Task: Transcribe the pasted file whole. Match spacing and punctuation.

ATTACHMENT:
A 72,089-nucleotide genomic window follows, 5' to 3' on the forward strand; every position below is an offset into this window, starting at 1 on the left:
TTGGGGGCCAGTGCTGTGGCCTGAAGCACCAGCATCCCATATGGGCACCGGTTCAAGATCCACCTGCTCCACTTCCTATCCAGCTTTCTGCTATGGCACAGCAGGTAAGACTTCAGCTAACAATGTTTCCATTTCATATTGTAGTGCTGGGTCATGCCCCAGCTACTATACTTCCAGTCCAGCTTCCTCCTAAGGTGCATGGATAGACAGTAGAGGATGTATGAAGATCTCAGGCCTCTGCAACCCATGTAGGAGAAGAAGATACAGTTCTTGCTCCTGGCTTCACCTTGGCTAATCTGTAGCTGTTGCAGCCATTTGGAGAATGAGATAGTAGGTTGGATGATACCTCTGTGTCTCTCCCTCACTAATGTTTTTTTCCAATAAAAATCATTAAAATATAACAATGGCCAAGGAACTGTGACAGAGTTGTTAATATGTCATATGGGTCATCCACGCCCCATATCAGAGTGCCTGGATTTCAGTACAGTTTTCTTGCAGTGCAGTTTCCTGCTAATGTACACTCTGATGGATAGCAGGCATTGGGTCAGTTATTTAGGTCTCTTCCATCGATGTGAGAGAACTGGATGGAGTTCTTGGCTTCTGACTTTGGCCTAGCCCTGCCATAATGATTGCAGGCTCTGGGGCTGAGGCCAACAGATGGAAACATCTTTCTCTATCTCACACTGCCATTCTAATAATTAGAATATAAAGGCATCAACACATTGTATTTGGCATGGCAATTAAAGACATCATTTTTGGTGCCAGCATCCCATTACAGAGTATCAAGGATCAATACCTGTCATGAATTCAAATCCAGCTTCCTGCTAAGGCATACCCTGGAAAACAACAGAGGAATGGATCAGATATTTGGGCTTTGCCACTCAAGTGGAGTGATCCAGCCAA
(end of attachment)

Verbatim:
A 72,089-nucleotide genomic window follows, 5' to 3' on the forward strand; every position below is an offset into this window, starting at 1 on the left:
TTGGGGGCCAGTGCTGTGGCCTGAAGCACCAGCATCCCATATGGGCACCGGTTCAAGATCCACCTGCTCCACTTCCTATCCAGCTTTCTGCTATGGCACAGCAGGTAAGACTTCAGCTAACAATGTTTCCATTTCATATTGTAGTGCTGGGTCATGCCCCAGCTACTATACTTCCAGTCCAGCTTCCTCCTAAGGTGCATGGATAGACAGTAGAGGATGTATGAAGATCTCAGGCCTCTGCAACCCATGTAGGAGAAGAAGATACAGTTCTTGCTCCTGGCTTCACCTTGGCTAATCTGTAGCTGTTGCAGCCATTTGGAGAATGAGATAGTAGGTTGGATGATACCTCTGTGTCTCTCCCTCACTAATGTTTTTTTCCAATAAAAATCATTAAAATATAACAATGGCCAAGGAACTGTGACAGAGTTGTTAATATGTCATATGGGTCATCCACGCCCCATATCAGAGTGCCTGGATTTCAGTACAGTTTTCTTGCAGTGCAGTTTCCTGCTAATGTACACTCTGATGGATAGCAGGCATTGGGTCAGTTATTTAGGTCTCTTCCATCGATGTGAGAGAACTGGATGGAGTTCTTGGCTTCTGACTTTGGCCTAGCCCTGCCATAATGATTGCAGGCTCTGGGGCTGAGGCCAACAGATGGAAACATCTTTCTCTATCTCACACTGCCATTCTAATAATTAGAATATAAAGGCATCAACACATTGTATTTGGCATGGCAATTAAAGACATCATTTTTGGTGCCAGCATCCCATTACAGAGTATCAAGGATCAATACCTGTCATGAATTCAAATCCAGCTTCCTGCTAAGGCATACCCTGGAAAACAACAGAGGAATGGATCAGATATTTGGGCTTTGCCACTCAAGTGGAGTGATCCAGCCAA